An important note: I am not on the PNC and while I can answer general questions about our congregation I have no direct involvement in the hiring process.

It is left as an exercise to the reader whether having me in the congregation is a positive, negative or neutral feature. 😉

And now back to our regularly scheduled polity wonkishness…


On Saturday I Took My Daughter For A Short Walk…

…Down the aisle of the church.

No profound reflections for today on the event — I am still enjoying and not analyzing the day. Sometime I might have processed it enough to make some more comments. I will simply add that it was a beautiful ceremony using the traditional liturgy that honored and praised God. As a bonus almost everything went as planned.

So my summer distractions will be over shortly and hopefully my blogging will return to normal, whatever that may be. And thank you for allowing me to go a bit off-topic and share this personal note.

My congratulations to Rebecca and Isaac.* May God bless your marriage giving you many happy years together and we are very pleased to have our family expand.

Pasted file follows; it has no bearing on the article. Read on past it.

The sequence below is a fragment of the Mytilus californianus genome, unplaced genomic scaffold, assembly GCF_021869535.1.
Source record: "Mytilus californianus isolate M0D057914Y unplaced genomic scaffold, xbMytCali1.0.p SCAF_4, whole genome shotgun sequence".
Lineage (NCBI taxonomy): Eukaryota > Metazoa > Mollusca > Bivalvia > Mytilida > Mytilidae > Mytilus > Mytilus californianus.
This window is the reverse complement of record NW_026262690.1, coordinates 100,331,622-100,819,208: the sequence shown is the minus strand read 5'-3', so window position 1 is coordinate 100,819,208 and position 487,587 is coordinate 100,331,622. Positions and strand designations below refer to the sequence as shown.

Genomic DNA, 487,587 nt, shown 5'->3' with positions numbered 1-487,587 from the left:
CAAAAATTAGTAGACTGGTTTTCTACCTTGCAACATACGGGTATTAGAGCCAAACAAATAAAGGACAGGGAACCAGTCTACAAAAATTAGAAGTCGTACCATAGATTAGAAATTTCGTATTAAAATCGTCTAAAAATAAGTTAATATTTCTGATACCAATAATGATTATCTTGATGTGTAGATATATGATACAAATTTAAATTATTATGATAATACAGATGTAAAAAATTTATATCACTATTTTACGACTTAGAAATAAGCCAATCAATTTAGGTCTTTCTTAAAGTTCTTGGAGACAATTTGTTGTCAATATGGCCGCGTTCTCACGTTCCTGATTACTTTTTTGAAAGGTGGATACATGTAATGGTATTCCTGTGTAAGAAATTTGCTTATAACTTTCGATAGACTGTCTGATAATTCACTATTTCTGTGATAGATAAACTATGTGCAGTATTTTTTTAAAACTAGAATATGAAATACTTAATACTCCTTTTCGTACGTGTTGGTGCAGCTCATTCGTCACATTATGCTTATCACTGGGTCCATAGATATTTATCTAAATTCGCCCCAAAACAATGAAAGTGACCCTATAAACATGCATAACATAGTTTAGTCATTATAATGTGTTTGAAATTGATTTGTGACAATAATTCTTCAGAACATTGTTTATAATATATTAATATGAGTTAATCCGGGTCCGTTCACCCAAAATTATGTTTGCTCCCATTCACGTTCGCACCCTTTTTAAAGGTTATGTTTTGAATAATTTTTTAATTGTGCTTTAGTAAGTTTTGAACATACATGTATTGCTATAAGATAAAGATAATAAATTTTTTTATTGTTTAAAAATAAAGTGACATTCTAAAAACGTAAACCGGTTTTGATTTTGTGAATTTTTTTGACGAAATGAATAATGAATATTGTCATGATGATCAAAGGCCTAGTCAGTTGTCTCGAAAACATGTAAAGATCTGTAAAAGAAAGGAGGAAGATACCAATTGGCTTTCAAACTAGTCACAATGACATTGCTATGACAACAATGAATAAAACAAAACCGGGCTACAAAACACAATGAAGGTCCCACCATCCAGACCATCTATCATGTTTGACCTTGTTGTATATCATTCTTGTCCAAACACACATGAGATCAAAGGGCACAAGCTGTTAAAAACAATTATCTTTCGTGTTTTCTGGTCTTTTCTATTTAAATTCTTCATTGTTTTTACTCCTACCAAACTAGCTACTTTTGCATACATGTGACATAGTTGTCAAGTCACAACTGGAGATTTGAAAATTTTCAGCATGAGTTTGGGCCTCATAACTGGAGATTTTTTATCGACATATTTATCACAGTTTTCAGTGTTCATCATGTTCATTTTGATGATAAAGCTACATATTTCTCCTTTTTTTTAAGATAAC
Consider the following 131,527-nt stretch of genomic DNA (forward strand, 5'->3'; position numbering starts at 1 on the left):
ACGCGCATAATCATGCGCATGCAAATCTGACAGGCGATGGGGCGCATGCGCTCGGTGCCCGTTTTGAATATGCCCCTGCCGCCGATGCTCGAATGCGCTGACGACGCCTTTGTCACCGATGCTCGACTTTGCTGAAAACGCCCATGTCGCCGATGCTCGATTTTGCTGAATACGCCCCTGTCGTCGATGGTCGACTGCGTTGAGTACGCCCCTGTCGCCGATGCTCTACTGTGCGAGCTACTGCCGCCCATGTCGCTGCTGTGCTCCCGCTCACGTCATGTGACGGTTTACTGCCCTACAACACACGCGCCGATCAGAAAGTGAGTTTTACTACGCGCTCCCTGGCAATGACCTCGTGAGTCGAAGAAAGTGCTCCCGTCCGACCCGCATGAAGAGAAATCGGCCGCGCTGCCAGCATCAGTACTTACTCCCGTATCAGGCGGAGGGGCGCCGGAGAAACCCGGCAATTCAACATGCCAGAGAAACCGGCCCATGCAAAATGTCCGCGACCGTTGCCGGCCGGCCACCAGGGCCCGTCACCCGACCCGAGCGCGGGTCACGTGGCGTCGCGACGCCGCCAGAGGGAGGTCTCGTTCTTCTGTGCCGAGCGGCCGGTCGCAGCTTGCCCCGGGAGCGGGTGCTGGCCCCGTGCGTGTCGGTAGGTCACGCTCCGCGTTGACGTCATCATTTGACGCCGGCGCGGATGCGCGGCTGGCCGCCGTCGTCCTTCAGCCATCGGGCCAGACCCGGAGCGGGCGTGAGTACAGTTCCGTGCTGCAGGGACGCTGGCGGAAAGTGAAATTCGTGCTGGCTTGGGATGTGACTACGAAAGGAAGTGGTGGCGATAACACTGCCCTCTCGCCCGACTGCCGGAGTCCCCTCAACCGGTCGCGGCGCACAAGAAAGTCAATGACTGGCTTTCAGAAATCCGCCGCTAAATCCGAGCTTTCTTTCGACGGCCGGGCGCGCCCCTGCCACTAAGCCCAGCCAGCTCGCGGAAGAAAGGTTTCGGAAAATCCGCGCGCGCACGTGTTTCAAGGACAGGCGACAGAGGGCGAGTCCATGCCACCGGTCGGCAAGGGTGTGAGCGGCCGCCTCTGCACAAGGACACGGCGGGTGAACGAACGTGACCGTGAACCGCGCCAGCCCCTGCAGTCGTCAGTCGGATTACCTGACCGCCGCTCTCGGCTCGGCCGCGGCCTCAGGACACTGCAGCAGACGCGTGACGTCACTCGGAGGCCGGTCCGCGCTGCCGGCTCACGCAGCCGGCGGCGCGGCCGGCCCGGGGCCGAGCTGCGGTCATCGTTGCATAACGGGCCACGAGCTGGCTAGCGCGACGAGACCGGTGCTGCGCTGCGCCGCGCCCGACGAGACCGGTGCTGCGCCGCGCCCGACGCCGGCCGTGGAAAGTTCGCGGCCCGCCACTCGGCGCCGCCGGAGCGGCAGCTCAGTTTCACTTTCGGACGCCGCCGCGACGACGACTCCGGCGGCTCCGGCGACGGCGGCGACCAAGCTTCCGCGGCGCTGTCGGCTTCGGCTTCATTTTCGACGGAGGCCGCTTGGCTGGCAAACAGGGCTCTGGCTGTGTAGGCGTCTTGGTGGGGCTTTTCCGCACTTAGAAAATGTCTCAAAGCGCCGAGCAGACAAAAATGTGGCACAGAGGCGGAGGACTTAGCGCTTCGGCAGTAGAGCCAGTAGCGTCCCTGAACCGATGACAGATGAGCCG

*[Notes: (1) The biblical parallels of the names are not missed by us and others. (2) Pictures by my son Philip and his friend Rachel.]

A Giant

This righteousness is given through faith in Jesus Christ to all who believe. There is no difference between Jew and Gentile, for all have sinned and fall short of the glory of God, and all are justified freely by his grace through the redemption that came by Christ Jesus. [Romans 3:22-24]

Yes, tomorrow is the high holy day of American civil religion. Enough chicken wings will be eaten to circle the world more than twice. (Although putting them on a cupcake seems to be taking both these fads too far.) And with my interest in social media, the ways that it will be used this weekend are fascinating. Maybe more on that another time.

You know it must be a high holy day when there is a movement to make it, or more specifically the Monday following it, a holiday. (Got to have time to recover I guess.)

And I guess in the midst of all this there is a football game…

What is interesting about this game is that at one time or another both teams tried to hire a certain college coach by the name of Joseph V. Paterno. One of the teams almost got him but after initially saying yes he thought about it some more and decided not to sign the contract.

Lots has been written about JoePa over the last couple of months, but yes I thought I would add my voice to conversation. I am a graduate of Penn State and have always thought very highly of Joe. I still do. I am still processing a lot of what has happened recently and being a deliberative Presbyterian I am withholding final judgement until more of the facts are known.